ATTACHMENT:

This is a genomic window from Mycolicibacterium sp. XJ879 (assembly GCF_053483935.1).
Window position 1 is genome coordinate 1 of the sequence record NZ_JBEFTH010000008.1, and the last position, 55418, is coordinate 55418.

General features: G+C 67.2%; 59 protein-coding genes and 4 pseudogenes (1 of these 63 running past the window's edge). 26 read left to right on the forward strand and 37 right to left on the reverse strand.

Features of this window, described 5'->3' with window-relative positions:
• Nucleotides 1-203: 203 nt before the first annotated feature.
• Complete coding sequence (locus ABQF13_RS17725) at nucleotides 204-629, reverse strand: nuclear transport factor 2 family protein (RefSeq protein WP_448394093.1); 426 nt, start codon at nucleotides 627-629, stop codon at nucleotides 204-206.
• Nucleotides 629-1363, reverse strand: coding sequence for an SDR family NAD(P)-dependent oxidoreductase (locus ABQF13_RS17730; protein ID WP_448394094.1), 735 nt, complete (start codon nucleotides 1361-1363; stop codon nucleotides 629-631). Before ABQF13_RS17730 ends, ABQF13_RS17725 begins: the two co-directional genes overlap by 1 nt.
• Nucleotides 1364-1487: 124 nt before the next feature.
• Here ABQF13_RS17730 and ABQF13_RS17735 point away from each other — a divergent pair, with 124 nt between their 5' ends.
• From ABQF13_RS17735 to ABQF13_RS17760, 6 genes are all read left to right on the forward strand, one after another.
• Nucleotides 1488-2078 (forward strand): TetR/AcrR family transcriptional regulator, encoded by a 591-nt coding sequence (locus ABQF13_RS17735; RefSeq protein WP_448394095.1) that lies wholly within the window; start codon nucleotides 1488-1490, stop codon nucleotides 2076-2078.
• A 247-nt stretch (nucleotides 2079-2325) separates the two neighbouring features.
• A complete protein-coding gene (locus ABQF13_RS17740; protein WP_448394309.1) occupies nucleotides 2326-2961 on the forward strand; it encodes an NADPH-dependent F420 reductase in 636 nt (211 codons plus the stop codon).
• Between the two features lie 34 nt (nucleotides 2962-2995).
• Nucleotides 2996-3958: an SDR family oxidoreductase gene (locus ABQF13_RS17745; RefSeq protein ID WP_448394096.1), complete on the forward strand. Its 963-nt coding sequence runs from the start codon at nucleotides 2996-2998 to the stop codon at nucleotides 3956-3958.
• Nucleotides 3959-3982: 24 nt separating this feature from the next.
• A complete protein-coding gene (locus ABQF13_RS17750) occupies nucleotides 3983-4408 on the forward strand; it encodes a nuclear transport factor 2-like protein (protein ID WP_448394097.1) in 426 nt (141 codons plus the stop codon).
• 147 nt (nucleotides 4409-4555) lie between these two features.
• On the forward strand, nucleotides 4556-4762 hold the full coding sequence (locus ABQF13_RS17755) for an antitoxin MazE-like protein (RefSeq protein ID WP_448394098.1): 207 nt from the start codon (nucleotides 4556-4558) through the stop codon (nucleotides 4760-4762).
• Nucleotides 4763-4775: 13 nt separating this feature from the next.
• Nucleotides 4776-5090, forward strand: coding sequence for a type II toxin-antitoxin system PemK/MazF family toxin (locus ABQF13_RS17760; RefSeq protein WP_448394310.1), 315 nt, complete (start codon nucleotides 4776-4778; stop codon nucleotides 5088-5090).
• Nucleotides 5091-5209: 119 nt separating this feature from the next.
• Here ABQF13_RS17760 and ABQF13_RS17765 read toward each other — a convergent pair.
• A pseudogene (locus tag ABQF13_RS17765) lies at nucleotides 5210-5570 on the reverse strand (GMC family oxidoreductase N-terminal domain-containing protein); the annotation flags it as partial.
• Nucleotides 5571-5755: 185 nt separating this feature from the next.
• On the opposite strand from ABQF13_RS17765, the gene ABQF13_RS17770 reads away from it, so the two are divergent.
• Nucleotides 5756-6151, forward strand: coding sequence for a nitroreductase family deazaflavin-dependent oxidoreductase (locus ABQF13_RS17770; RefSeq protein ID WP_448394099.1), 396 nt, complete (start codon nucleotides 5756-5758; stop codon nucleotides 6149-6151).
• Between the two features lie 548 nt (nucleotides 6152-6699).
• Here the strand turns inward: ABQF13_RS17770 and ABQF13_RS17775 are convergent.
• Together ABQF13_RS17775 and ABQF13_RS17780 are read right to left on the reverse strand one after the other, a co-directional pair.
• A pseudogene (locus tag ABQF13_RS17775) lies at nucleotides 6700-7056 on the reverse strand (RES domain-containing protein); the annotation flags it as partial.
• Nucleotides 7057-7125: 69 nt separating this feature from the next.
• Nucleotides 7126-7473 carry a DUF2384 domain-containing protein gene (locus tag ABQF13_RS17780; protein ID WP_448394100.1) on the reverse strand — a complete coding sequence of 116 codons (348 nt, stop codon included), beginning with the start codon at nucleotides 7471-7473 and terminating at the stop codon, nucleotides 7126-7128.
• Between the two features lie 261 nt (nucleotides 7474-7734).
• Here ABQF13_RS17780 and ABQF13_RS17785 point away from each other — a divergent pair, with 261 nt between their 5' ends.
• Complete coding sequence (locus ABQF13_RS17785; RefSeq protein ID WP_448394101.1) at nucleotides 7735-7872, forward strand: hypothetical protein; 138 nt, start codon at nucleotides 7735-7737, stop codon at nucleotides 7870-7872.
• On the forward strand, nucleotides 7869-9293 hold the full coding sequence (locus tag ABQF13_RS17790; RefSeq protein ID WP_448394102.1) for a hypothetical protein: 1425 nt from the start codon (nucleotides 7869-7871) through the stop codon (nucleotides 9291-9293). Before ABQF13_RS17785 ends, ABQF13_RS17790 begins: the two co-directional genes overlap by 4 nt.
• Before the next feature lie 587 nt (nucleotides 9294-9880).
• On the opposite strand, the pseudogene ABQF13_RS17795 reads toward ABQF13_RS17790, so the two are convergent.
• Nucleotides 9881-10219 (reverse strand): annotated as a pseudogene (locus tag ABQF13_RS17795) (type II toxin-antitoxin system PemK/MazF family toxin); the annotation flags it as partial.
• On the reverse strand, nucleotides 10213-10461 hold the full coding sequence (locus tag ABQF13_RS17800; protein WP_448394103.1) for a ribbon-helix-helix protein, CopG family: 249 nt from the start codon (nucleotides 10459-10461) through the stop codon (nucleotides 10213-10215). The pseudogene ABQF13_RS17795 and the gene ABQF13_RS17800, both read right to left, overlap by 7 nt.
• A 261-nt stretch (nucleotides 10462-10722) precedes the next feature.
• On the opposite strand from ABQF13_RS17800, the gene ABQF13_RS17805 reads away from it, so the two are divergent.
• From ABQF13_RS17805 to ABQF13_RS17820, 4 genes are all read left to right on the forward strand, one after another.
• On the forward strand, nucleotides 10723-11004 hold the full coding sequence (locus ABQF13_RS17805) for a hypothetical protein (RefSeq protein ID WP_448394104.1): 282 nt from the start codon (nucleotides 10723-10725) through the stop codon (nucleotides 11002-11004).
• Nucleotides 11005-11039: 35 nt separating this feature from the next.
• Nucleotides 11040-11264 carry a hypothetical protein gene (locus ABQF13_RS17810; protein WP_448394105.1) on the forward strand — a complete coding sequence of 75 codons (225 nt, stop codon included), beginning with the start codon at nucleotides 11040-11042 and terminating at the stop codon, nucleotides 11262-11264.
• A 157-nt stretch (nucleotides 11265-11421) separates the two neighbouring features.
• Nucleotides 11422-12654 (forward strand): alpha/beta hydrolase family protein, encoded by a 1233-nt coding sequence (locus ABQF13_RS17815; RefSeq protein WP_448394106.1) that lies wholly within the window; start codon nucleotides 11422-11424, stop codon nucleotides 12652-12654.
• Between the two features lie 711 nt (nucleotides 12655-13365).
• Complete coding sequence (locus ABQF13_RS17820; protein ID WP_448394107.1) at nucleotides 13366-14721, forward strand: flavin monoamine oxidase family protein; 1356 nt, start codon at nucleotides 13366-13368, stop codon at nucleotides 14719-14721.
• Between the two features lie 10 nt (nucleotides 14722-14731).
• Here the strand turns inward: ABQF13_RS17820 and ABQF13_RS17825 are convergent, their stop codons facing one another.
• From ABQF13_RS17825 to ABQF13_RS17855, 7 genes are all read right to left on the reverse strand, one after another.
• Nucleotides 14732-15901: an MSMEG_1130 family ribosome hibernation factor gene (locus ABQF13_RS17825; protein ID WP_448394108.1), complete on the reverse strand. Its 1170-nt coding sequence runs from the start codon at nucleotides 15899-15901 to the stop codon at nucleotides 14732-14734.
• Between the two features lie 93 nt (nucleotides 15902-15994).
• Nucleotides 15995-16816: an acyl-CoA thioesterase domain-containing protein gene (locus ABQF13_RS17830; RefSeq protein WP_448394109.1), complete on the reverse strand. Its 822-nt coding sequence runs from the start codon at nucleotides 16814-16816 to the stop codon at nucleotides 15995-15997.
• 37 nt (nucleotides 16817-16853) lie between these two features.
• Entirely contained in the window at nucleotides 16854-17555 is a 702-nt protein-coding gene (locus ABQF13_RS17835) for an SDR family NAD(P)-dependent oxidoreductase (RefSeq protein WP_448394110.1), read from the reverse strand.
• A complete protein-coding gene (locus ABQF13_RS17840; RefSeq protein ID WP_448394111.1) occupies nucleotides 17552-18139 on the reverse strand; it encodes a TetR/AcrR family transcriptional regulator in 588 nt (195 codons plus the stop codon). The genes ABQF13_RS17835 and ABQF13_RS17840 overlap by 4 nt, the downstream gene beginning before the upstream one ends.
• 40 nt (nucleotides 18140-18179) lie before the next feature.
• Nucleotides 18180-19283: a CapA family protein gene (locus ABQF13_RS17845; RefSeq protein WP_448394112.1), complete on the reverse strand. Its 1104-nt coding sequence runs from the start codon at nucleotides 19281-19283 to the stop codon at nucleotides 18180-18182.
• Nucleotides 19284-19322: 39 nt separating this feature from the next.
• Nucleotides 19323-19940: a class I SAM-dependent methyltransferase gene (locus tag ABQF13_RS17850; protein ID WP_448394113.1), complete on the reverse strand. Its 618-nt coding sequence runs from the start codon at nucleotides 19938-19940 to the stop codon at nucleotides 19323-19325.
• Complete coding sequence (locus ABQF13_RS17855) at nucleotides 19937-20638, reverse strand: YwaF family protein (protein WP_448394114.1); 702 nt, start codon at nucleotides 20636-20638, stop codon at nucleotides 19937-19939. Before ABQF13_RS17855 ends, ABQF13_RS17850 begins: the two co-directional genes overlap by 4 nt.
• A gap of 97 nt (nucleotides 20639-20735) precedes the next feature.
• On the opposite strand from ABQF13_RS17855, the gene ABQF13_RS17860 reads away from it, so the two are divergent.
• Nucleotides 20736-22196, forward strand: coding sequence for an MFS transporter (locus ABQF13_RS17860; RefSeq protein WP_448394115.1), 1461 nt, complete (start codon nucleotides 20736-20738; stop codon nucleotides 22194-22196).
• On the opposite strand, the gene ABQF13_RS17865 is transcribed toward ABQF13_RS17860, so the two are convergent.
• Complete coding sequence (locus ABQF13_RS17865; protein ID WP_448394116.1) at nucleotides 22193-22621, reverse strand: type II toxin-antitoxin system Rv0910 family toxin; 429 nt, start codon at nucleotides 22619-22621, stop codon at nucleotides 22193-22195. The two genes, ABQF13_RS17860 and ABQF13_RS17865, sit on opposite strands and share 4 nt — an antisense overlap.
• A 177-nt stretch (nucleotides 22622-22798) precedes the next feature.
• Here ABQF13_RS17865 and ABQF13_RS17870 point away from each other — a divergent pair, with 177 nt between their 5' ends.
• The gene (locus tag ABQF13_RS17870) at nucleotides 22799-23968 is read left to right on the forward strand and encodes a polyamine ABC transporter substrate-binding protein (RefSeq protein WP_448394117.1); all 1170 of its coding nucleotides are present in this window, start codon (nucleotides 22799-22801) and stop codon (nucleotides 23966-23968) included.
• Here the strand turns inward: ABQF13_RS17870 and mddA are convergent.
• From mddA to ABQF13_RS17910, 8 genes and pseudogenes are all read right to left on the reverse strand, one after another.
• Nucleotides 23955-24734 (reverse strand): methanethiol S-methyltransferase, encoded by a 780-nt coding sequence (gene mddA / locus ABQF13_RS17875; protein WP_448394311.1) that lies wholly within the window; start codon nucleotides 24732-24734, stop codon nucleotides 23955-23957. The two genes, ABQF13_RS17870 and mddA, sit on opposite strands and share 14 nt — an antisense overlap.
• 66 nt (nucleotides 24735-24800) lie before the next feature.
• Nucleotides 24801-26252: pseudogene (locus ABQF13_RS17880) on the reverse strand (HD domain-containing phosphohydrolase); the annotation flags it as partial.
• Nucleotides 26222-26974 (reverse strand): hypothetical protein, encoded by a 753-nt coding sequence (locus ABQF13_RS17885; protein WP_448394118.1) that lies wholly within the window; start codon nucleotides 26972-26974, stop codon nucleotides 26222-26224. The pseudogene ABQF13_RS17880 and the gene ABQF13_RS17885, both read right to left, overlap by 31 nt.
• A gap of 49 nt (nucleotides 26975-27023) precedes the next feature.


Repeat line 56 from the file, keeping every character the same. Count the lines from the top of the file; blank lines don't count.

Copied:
• Between the two features lie 93 nt (nucleotides 15902-15994).